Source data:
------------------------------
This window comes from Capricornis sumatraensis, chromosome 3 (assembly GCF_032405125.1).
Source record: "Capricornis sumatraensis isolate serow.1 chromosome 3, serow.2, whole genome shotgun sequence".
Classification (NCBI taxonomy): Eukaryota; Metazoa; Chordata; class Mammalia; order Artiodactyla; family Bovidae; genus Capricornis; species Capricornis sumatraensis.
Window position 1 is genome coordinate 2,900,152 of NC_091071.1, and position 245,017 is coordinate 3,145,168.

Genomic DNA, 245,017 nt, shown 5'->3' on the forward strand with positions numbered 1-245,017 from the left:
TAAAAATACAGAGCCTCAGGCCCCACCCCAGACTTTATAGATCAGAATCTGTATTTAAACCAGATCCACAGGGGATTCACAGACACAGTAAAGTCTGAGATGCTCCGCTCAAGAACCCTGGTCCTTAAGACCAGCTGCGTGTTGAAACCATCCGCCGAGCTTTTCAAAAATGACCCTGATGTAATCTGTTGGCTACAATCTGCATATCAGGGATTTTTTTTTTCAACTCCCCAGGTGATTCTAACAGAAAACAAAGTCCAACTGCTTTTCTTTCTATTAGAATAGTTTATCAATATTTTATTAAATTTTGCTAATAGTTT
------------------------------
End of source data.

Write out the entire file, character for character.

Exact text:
This window comes from Capricornis sumatraensis, chromosome 3 (assembly GCF_032405125.1).
Source record: "Capricornis sumatraensis isolate serow.1 chromosome 3, serow.2, whole genome shotgun sequence".
Classification (NCBI taxonomy): Eukaryota; Metazoa; Chordata; class Mammalia; order Artiodactyla; family Bovidae; genus Capricornis; species Capricornis sumatraensis.
Window position 1 is genome coordinate 2,900,152 of NC_091071.1, and position 245,017 is coordinate 3,145,168.

Genomic DNA, 245,017 nt, shown 5'->3' on the forward strand with positions numbered 1-245,017 from the left:
TAAAAATACAGAGCCTCAGGCCCCACCCCAGACTTTATAGATCAGAATCTGTATTTAAACCAGATCCACAGGGGATTCACAGACACAGTAAAGTCTGAGATGCTCCGCTCAAGAACCCTGGTCCTTAAGACCAGCTGCGTGTTGAAACCATCCGCCGAGCTTTTCAAAAATGACCCTGATGTAATCTGTTGGCTACAATCTGCATATCAGGGATTTTTTTTTTCAACTCCCCAGGTGATTCTAACAGAAAACAAAGTCCAACTGCTTTTCTTTCTATTAGAATAGTTTATCAATATTTTATTAAATTTTGCTAATAGTTT